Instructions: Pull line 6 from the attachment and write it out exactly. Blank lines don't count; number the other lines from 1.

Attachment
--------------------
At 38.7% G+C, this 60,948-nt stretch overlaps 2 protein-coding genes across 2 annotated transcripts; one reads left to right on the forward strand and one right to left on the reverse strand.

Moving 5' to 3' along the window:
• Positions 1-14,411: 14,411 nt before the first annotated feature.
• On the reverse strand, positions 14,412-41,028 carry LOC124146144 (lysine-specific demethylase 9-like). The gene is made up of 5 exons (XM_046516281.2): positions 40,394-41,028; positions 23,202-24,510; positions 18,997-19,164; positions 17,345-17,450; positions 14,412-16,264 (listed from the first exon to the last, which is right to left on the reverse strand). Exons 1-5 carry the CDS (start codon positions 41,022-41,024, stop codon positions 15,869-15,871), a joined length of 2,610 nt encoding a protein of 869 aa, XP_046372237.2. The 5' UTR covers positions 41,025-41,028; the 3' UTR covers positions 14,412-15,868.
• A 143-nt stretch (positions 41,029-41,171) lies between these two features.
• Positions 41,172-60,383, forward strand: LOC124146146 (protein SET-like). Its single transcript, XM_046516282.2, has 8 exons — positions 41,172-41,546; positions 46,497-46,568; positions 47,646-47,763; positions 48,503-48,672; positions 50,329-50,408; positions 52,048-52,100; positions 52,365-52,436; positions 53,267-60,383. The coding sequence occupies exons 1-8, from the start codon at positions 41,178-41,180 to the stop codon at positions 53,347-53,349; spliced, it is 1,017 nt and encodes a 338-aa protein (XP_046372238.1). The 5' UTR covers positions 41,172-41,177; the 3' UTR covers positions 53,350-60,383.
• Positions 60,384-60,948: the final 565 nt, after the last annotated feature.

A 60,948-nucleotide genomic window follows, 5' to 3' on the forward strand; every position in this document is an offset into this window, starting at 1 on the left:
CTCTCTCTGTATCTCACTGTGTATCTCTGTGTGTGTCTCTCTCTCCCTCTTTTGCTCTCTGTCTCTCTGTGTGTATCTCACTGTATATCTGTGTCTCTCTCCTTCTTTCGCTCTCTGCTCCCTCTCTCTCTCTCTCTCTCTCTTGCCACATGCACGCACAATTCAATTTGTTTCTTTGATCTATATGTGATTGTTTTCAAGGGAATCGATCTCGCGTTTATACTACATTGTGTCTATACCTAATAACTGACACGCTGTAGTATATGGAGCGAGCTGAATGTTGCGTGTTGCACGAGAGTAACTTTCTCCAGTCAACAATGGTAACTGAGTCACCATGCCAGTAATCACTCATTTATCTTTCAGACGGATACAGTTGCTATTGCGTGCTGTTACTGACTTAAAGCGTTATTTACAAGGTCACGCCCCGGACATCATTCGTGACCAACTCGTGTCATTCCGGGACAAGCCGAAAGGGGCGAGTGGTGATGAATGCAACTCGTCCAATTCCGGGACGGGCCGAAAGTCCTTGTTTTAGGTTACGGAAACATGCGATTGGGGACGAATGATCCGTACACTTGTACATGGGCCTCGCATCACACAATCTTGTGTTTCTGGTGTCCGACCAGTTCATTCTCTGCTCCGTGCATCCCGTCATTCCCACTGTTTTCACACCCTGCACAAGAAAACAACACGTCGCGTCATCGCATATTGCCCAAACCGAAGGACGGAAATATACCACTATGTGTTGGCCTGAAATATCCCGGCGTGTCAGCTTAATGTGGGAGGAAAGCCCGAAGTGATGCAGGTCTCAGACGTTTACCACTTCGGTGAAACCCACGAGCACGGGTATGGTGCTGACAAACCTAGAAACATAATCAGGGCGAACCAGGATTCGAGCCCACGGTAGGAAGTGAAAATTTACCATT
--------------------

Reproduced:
• Positions 41,172-60,383, forward strand: LOC124146146 (protein SET-like). Its single transcript, XM_046516282.2, has 8 exons — positions 41,172-41,546; positions 46,497-46,568; positions 47,646-47,763; positions 48,503-48,672; positions 50,329-50,408; positions 52,048-52,100; positions 52,365-52,436; positions 53,267-60,383. The coding sequence occupies exons 1-8, from the start codon at positions 41,178-41,180 to the stop codon at positions 53,347-53,349; spliced, it is 1,017 nt and encodes a 338-aa protein (XP_046372238.1). The 5' UTR covers positions 41,172-41,177; the 3' UTR covers positions 53,350-60,383.